Project template handles and automates development process by executing the following operations:

  • Creates new class library within “Extensions” subfolder
  • Configures all Masonry-related assembly references, wires project with required and/or optional Nuget packages
  • Enables Razor support for newly created project (code highlighting, intellisense, compilation, etc.)
  • Creates initial file structure that conforms to common ASP.NET MVC Areas design
  • Generates “Area Registration” settings for the given project including default route registration
  • Generates set of files that address basic extensibility scenarios, for example sidebar and header bar extensions, grouping, default “main content” and “about” pages, etc.
  • All generated files and automated settings take into account name of project

So upon creating a new project with this template you get a working Masonry Extension library that is ready to be instantly compiled and deployed to main web application.

By default Masonry also provides and embedded demo extension called “Dummy” that reuses most of the extensibility features:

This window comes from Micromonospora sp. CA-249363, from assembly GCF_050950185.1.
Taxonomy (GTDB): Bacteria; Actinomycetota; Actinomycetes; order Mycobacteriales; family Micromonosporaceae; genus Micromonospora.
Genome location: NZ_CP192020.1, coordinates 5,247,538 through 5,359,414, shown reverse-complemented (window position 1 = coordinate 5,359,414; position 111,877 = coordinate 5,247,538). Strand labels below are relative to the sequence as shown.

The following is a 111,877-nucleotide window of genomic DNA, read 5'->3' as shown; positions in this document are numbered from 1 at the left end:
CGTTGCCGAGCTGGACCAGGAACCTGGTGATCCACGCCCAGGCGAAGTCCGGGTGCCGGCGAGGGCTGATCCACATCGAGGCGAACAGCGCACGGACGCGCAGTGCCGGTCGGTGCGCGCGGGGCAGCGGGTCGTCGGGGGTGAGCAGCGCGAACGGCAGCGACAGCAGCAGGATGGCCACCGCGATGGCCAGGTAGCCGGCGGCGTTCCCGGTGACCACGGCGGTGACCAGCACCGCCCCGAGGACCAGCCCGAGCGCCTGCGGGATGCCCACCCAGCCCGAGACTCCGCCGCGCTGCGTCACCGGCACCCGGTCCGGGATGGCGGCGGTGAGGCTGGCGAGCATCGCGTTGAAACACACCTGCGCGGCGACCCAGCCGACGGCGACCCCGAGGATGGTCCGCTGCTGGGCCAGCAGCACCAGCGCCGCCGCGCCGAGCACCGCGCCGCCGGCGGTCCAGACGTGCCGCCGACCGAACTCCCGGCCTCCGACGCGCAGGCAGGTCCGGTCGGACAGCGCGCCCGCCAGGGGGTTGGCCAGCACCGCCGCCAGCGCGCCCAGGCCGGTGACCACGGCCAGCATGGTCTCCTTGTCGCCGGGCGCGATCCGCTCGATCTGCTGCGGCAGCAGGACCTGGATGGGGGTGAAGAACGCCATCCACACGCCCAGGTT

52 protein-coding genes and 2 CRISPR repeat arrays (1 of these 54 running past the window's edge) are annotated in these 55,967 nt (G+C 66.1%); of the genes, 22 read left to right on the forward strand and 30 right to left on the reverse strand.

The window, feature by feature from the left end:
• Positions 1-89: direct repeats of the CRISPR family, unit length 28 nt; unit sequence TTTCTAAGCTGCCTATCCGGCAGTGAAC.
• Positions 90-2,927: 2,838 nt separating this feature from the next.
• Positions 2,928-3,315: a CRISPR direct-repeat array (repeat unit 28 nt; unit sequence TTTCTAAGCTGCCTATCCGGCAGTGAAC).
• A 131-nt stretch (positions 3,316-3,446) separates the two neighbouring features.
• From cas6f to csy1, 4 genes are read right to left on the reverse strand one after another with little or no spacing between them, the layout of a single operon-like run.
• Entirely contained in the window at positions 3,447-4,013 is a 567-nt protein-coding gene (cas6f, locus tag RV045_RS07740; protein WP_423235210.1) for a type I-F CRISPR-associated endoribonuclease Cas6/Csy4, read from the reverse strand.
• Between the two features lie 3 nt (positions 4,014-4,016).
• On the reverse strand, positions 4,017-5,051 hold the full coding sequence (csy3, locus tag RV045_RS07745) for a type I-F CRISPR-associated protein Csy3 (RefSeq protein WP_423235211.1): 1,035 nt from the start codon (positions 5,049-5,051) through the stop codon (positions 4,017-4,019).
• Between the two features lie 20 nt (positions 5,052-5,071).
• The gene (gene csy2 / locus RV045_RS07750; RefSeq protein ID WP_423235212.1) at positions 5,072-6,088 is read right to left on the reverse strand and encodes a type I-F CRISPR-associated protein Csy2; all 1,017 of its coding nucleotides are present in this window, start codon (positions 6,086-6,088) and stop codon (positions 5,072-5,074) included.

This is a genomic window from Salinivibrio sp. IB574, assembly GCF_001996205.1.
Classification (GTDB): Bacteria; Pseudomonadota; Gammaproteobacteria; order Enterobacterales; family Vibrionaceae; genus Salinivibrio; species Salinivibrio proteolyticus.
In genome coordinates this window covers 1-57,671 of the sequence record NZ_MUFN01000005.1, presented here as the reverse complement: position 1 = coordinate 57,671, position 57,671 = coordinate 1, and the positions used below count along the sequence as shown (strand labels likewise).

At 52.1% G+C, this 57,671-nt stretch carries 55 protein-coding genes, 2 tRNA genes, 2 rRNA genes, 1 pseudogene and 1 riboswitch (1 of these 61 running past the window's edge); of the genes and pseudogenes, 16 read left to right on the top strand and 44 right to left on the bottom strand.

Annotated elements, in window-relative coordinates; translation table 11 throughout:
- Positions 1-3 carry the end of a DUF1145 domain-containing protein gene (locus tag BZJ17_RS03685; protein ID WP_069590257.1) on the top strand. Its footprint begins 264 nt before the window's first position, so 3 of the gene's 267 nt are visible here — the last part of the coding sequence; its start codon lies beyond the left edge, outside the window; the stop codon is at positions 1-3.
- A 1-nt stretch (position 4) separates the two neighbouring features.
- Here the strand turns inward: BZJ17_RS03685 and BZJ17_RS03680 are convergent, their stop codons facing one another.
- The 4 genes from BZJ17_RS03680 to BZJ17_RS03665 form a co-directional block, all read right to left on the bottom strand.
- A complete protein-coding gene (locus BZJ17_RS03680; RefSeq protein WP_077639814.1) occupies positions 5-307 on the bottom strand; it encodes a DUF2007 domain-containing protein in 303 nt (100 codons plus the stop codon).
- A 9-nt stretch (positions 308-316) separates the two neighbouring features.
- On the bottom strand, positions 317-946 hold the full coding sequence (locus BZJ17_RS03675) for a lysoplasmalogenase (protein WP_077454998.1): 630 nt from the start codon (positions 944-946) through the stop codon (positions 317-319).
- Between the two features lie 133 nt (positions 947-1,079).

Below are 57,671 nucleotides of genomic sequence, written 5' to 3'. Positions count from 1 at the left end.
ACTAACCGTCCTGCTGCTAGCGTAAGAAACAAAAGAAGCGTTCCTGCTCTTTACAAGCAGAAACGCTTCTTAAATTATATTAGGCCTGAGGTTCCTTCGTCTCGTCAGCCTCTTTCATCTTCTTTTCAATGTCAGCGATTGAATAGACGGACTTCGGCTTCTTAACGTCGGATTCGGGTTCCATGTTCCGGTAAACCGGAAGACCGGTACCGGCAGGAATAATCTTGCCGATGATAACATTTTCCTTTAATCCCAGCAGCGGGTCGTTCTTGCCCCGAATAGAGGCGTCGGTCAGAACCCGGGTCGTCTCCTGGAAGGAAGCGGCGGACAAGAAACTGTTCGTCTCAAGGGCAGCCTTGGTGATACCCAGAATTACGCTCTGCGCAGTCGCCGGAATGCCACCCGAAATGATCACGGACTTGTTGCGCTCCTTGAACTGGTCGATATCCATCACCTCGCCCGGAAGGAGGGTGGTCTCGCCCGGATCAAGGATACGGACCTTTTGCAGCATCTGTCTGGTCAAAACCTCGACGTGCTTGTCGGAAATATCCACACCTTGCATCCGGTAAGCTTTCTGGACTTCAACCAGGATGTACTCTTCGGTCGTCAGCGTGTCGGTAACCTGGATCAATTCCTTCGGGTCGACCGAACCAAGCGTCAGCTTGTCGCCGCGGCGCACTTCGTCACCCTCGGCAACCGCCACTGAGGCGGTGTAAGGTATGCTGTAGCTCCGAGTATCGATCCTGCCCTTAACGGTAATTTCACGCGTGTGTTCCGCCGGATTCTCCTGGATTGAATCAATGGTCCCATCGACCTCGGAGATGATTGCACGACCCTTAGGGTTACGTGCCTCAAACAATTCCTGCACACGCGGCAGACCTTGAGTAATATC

The file structure of the project when using Masonry Extension project template will be nearly the same except the name of the area registration class, all code namespaces and all UI labels/names will be reflecting the name of the project you have defined at the creation stage. This means that multiple extensions created from the same template won’t conflict.


Here’s for example the content of the Area Registration file that was automatically generated for the “MyExtension1” project:


And image below provides a quick example on a sidebar extension element generated automatically and aligned with your project name and settings: